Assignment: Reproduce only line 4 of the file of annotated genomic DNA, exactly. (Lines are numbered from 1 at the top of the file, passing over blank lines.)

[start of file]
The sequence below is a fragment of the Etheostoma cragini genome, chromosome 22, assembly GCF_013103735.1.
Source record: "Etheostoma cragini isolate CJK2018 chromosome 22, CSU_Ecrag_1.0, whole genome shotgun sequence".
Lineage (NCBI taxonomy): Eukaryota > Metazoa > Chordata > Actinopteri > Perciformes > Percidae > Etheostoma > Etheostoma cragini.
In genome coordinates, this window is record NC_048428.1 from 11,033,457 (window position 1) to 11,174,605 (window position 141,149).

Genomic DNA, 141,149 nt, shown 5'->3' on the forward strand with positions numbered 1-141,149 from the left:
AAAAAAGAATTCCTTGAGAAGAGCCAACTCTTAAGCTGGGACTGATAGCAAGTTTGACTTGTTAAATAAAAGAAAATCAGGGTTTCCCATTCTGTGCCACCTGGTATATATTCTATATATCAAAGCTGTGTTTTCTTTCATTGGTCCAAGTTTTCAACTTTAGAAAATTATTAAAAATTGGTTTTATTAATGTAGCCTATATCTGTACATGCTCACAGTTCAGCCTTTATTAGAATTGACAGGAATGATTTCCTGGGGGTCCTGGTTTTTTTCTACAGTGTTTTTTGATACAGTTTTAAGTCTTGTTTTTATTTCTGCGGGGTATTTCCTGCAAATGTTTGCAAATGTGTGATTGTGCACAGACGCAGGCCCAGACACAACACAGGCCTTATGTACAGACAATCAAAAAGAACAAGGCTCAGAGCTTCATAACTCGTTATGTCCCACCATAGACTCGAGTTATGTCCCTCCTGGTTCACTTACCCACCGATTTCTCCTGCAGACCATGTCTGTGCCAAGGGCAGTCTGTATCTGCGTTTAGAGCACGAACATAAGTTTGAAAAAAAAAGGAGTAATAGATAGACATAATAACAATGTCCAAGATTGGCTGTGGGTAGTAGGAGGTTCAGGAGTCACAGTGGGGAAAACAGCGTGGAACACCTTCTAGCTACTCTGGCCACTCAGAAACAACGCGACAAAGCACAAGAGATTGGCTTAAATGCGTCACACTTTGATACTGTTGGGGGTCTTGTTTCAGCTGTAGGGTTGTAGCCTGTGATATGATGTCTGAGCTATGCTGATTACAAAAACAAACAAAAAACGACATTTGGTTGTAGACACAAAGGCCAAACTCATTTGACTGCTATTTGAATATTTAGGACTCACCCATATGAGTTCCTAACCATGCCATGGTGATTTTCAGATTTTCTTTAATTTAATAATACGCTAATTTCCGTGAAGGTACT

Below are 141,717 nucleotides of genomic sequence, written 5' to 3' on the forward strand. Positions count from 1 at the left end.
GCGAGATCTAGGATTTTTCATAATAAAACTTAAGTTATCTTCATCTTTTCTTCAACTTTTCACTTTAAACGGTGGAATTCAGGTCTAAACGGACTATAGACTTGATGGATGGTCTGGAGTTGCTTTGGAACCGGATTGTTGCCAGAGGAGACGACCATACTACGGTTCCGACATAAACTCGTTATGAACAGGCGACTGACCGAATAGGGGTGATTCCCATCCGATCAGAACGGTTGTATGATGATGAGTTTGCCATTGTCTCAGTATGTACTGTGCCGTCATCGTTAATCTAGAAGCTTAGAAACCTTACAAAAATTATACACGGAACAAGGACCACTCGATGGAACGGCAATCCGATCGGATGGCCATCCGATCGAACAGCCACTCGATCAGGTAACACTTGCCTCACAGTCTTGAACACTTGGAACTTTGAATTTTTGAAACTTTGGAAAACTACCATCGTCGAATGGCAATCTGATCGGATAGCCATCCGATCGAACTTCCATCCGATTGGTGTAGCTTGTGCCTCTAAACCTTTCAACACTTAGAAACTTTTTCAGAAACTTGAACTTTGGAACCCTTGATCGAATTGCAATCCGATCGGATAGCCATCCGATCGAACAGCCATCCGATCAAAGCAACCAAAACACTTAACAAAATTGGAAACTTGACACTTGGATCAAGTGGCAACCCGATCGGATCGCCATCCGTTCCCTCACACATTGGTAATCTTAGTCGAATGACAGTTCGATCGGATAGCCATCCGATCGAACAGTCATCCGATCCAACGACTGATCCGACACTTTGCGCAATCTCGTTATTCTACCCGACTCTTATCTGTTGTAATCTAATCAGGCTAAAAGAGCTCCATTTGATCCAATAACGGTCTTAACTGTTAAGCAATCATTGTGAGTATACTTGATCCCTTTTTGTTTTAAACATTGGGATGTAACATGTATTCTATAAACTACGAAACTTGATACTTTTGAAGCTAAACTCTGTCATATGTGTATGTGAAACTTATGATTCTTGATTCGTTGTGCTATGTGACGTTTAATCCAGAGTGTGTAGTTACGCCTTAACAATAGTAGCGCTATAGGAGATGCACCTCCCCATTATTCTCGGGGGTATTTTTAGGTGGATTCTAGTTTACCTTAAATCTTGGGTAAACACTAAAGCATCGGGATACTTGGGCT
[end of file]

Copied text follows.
In genome coordinates, this window is record NC_048428.1 from 11,033,457 (window position 1) to 11,174,605 (window position 141,149).